Now that we know about cycling clothes, let’s talk about how they fit into the game. Everyone’s temperature threshold is different, so you may find it comfortable to wear slightly more or less clothing than recommended below. After a full season of riding, you will figure out exactly what works for you and where you may need some more clothing options.
Above 65 Degrees
Jersey, shorts, gloves, and socks should be comfortable.
Add knee warmers, arm warmers, base layer, and light full finger gloves.
The addition of a vest keeps your core warm.
Trade the arm warmers for a long sleeve jersey and swap out to thicker socks and gloves.
Swap knee warmers for light tights, short sleeve base layer for long sleeve, and add a hat.
A wind breaking coat and booties keep you toasty.
Trade light tights for winter tights, light hat for winter cap, and full finger gloves for winter gloves.
A heavy winter coat replaces the windbreaker and long sleeve jersey.
With the simple breakdown of cycling clothes above you should be able to comfortably ride throughout the spring and deep into winter. If it rains, all bets are off. With rain on top of cold, the most important thing is to stay dry. Most synthetic insulating fabrics will still work when wet, but the wet greatly diminishes their ability to keep you warm.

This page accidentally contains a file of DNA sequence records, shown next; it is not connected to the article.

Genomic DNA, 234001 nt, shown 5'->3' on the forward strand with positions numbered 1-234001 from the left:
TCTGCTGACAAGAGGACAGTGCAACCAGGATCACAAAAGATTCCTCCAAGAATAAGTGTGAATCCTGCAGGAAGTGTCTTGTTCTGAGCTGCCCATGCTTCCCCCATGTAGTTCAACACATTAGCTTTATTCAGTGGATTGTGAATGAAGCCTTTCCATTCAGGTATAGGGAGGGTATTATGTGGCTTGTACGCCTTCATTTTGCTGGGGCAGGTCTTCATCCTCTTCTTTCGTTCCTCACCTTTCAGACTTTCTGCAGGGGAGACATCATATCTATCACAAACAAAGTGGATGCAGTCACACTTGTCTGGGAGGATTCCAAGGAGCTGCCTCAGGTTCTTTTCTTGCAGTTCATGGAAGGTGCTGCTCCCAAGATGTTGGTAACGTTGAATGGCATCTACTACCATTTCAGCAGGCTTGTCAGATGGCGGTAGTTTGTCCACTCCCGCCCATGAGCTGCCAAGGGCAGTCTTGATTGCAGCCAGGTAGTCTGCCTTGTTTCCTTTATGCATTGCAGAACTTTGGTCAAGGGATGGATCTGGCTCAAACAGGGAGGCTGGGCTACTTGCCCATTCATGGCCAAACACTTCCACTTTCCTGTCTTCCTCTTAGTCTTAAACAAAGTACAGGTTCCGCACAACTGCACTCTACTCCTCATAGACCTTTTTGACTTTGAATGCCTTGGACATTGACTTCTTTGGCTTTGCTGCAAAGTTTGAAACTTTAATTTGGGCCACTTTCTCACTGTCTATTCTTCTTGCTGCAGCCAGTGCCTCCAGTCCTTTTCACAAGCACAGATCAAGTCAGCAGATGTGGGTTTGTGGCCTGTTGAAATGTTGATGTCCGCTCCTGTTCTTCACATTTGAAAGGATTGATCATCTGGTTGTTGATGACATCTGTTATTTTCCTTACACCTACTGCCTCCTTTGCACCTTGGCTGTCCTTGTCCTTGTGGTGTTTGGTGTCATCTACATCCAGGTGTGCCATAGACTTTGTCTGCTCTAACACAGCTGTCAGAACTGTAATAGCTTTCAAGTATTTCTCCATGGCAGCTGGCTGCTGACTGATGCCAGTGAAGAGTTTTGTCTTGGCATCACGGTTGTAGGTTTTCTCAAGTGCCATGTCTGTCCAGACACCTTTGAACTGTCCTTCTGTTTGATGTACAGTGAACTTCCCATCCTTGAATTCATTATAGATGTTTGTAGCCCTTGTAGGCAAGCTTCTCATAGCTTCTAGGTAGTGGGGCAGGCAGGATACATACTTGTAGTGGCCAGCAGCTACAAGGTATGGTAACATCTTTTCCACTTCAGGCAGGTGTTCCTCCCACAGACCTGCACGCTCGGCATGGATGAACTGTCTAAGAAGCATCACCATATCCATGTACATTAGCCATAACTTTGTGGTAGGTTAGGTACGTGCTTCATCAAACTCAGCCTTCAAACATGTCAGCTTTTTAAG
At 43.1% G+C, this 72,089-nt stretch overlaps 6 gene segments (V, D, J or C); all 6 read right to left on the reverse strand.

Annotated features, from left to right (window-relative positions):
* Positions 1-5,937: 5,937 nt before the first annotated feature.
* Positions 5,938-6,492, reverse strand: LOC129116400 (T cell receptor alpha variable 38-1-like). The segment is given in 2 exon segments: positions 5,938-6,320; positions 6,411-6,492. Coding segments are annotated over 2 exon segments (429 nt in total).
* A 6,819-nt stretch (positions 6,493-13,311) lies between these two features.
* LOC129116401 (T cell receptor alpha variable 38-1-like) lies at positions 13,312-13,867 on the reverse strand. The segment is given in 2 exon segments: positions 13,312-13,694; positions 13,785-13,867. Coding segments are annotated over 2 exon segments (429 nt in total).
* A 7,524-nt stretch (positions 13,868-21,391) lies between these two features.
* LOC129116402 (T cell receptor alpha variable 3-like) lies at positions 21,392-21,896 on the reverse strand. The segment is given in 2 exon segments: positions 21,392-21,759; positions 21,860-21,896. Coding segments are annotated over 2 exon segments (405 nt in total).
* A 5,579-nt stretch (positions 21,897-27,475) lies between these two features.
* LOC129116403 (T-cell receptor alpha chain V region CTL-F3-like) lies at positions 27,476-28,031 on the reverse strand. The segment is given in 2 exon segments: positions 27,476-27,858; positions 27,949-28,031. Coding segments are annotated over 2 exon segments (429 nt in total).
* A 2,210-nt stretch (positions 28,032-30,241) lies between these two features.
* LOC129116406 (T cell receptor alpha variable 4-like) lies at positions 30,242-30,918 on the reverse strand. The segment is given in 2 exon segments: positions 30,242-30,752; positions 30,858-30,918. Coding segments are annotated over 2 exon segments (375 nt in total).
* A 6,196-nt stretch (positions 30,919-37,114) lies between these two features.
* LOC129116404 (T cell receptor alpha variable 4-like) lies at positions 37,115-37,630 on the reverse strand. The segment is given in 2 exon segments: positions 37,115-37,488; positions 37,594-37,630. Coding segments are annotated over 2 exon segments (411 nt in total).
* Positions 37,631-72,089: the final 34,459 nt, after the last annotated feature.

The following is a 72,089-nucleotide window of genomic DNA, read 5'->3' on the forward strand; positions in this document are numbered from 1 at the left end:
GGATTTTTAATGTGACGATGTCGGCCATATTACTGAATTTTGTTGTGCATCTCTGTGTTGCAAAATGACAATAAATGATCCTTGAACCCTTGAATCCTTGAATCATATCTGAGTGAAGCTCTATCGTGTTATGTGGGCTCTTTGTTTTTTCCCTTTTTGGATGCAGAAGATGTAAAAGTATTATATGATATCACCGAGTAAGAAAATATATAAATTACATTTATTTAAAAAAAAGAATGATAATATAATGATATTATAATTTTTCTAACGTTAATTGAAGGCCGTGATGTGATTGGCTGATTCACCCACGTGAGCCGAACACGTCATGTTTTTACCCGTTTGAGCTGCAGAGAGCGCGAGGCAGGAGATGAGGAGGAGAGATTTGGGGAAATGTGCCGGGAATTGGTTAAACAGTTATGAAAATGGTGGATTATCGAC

In the rains of the fall and early spring staying dry can be a difficult task. The best way to stay dry is to wear waterproof clothing. A jacket and pants are a great way to start, but socks and gloves make the outfit complete. Before you go out and just buy anything labeled “waterproof”, understand that all waterproofing is not the same.
In their most basic form, a lot of materials are waterproof, but as soon as they are perforated with stitching, zipped closed with generic zippers, and left to be loose at all the cuffs, their waterproofing goes out the window. On top of the issue with letting water in, basic waterproof materials don’t let water vapor out. It’s just as bad to get soaked through with sweat as with rain as far as insulation is concerned.
-Keep Water Out
To keep water out, look for waterproof cycling clothes that have sealed seams or welded seams (see image). Pay close attention to the zipper. Look for waterproof zippers (pictured) or large flaps that prevent water from driving through the zipper. Make sure all the cuffs are adjustable enough to be snugged against your skin.
Examples of cycling clothes with taped seams (Left), welded seams (Center), and a waterproof zipper (Right)
-Let Sweat Out
To let the sweat out, waterproof materials should also be breathable. Breathable means that water from the outside cannot penetrate the fabric, but that any water vapor (sweat) being produced by your body, can escape through the fabric. Breathable fabrics work because water vapor is smaller than water droplets. To breath, the material will be perforated with holes small enough to stop water droplets from getting in, but large enough to allow water vapor to escape. Using a breathable material in tandem with base layers designed to pull moisture off your skin is a sure fire way to stay dry and warm.
You cannot beat the changing scenery of fall riding or the feeling of rediscovering riding in the spring. Hopefully, with these tips and a little experimentation, you will find comfort and enjoyment riding outside, even when the weather is cool.